Friday, May 10, 2013
RELATIONAL APPROACHES TO AUTISM (NORTHEAST PA/POCONO REGIONAL AUTISM ACCEPTANCE PROJECT)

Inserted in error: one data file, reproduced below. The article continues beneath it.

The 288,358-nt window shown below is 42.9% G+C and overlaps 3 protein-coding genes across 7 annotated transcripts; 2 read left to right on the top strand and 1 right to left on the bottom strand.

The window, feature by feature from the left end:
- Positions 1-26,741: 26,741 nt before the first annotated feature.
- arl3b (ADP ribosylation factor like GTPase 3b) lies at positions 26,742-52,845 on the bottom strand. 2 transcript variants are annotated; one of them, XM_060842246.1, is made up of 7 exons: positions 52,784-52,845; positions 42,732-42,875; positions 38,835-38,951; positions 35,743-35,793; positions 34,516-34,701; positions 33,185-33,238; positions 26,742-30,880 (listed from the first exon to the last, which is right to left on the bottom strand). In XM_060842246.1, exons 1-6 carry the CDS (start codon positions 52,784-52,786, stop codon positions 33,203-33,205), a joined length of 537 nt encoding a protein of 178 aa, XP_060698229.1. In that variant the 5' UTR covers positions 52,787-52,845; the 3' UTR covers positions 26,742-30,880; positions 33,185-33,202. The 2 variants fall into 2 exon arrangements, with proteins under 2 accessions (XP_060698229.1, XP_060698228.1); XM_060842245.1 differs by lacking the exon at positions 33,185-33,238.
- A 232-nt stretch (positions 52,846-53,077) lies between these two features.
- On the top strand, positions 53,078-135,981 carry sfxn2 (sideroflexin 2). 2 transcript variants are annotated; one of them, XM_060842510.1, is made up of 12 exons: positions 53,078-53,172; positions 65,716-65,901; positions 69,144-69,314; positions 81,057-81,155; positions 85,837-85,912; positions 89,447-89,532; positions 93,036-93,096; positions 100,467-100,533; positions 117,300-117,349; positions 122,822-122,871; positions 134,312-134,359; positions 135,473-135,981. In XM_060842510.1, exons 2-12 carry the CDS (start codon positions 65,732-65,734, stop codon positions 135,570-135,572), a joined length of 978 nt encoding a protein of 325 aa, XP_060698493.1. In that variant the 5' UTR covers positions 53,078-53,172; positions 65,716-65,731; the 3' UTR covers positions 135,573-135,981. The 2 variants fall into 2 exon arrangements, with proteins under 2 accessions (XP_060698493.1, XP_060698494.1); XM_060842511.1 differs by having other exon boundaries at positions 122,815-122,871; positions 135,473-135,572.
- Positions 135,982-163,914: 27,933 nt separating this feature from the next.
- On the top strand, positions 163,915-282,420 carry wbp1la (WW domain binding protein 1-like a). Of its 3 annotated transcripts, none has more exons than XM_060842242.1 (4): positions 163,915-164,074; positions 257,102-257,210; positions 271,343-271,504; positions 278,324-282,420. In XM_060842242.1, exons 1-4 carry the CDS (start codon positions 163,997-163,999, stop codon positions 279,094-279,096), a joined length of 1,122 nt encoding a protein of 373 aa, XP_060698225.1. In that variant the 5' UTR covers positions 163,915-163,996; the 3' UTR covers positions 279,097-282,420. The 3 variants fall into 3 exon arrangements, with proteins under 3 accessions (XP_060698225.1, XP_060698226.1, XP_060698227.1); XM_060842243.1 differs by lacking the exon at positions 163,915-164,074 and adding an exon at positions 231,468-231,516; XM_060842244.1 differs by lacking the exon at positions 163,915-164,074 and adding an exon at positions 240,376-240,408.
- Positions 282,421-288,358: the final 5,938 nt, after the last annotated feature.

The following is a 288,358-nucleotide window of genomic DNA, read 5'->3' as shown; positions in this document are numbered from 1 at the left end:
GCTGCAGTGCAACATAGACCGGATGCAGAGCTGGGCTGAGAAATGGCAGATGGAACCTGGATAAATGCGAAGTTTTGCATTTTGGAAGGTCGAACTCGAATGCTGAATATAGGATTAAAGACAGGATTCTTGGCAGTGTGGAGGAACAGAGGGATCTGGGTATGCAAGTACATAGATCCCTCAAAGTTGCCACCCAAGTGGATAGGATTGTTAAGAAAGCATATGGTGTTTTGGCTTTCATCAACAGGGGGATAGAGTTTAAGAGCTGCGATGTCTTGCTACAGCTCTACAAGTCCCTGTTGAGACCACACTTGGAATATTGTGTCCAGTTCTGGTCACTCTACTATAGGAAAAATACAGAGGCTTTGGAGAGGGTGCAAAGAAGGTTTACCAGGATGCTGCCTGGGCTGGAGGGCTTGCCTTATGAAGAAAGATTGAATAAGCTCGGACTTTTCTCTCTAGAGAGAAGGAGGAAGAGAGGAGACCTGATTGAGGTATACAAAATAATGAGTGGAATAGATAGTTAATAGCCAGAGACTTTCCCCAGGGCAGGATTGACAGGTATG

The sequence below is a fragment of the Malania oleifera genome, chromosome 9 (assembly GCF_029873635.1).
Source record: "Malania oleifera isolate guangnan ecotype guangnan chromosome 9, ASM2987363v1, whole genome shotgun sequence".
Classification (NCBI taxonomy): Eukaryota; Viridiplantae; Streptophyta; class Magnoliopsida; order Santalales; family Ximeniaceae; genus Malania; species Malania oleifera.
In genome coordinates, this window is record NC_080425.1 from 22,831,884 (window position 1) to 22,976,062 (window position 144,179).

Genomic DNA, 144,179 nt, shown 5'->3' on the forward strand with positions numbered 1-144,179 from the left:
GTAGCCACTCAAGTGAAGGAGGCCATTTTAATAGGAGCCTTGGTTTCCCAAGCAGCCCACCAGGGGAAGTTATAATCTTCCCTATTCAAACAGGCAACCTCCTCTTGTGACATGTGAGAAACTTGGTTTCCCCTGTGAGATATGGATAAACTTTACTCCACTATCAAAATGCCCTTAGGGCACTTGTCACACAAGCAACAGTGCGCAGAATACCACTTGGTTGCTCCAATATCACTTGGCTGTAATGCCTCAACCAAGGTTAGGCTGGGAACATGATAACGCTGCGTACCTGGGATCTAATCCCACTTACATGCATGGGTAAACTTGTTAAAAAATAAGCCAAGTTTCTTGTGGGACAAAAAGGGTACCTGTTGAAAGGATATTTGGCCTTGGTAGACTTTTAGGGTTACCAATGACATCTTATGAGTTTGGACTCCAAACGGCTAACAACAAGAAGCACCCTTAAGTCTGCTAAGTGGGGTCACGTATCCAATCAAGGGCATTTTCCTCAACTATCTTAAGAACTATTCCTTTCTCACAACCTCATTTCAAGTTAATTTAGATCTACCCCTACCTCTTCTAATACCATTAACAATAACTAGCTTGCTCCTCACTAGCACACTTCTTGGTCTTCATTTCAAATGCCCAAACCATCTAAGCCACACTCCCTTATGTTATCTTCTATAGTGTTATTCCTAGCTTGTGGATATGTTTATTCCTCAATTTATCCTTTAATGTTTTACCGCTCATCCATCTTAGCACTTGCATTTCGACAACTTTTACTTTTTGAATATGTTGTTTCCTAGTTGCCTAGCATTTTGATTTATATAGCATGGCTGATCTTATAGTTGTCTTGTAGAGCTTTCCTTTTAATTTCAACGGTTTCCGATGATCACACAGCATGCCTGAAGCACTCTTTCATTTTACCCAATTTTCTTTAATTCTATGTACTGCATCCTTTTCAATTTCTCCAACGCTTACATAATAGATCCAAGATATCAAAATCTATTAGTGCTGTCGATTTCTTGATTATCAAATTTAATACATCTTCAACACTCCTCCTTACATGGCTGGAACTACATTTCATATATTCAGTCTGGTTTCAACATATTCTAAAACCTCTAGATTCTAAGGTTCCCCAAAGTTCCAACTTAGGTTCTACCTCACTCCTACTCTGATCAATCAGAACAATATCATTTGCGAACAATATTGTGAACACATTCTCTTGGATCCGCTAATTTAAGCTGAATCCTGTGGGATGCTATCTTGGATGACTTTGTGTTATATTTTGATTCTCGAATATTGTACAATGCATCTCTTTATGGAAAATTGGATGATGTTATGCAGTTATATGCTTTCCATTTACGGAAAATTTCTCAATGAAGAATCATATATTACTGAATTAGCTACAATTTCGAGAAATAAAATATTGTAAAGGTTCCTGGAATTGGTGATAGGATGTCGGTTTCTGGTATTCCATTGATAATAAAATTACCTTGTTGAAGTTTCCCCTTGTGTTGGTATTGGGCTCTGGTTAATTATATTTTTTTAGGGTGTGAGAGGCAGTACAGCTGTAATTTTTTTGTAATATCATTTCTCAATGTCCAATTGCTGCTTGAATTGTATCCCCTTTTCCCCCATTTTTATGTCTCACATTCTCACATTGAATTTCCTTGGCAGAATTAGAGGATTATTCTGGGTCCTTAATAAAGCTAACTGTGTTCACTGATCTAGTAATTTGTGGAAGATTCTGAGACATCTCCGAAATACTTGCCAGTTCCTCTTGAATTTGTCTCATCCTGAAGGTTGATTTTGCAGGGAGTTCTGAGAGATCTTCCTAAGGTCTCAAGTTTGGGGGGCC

tO ARRANGE A CONSULT WITH DR. EDMUNDS, CONTACT firstname.lastname@example.org I met with a 5 year old autistic boy who was non-verbal. He came into the office and began banging his hands on the computer keyboard. The secretary’s immediate response as it typical was to suppress that behavior and make it go away. Instead, I told her to let him go. We had a ball pit in the center of the room, and I told the boy that if he wanted to keep hitting the keyboard that I might have to pick him up and toss him in the ball pit. He continued, and I picked him up and tossed him in. He got out of the ball pit and walked back over to the keyboard. This time, he did not hit the keyboard but outstretched his hands toward it and then fell back into my arms for me to toss him in the ball pit. He giggled and laughed and then spoke the words, “do it again.” I was amazed. Relationship was at the key of this interaction and an emotional connection was forged. I entered into his world, and he reciprocated and entered mine. I met with a 3 year old boy who was also non-verbal. He had been placed into foster care almost from day one of his life and both his parents were violent and abusive and there was chaotic family dynamics. The foster family were not equipped to deal with the challenges. The boy would often have intense meltdowns lasting an hour at a time where he would scream and cry uncontrollably. The first thing was to explore why this was occurring, what was triggering it? Why was this child becoming so frustrated and overwhelmed? I came to learn that the foster mother was working a lot, and there would be periods of separation . This is was at the root cause, and it was later acknowledged by the family. Typically though the establishment would see these meltdowns as ‘dangerous’ and problematic and want to shut it down with an antipsychotic drug rather than seeking to understand why it is occurring. I would spend time with the child, letting him take the lead, and just merely being a presence, and hoping he would allow me to enter his space. I encouraged the foster parents to do the same, however this did not occur. These foster parents made the decision that with their current dynamics that it may be better for the child to be in a home where more time could be devoted. A new foster family was arranged, where no other children were present, and the foster mother stayed at home. The child thrived in this setting, and his language developed at a rapid pace, and the meltdowns became minimal. The foster parents began utilizing relational approaches and spent much time seeking to understand and make emotional connections with the child. Gradually, they began seeking to have him interact with peers, and this became much easier for him to do. Their entire approach was based on acceptance. I received this letter from the father of one of my former clients who at the time was 7 years old. “Dr. Edmunds has developed a strong rapport with (my child). He even waits at the corner of our street in anticipation of his visits. More importantly, over the course of the summer we saw a definite improvement in (his) socialization and behavior at home...I have been extremely impressed with Dr. Edmunds' extensive knowledge...I also appreciate the comfort we receive in learning of positive results he has achieved with other children. Although I have read extensively myself and spoken with his developmental pediatrician, Dr. Edmunds has been able to translate his theoretical understanding into practical steps that have helped (my child) and us.” In my work with this young man, I sought to build a connection and a relationship and as the father notes, this came in a way where he would await my visits whereas he was previously known to be one who was somewhat disengaged and oblivious to others. I used his interests and his strengths to build this connection and in the process of him opening his world to be, I began to introduce him to that of the mainstream, so he would have an awareness. He had a number of sensory concerns and transitions were always challenging for him, but we worked through pro-active ways to address this. When transitions came forward, he was more prepared ahead of time to deal with them and therefore the need for meltdowns reduced significantly. I also always sought the engagement of the parents. This is the key component, I was present for a brief time, so it is the parents who ultimately must carry things onward and continue to help their child in making emotional connections and being able to navigate through the world. I worked with an autistic child who was blind and had paralysis in his legs. When frustrated and overwhelmed, he would require a helmet at times because he would bang his head. Many would dismiss any attempts to engage with him believing him to be ‘too disabled’ or ‘too troubling’. But even here, there was work done in assessing his environment, seeking to alleviate those things that caused distress and overwhelm. And emotional connections were able to be made with him in spite of his challenges and differences. I let him take the lead, and he would at times grasp my hand and lead me through his house. In spite of his blindness, he knew his surroundings by touch. He enjoyed listening to music and he had one game he would play where he would cover himself with blankets and giggle. These were important emotional connections not to be ignored.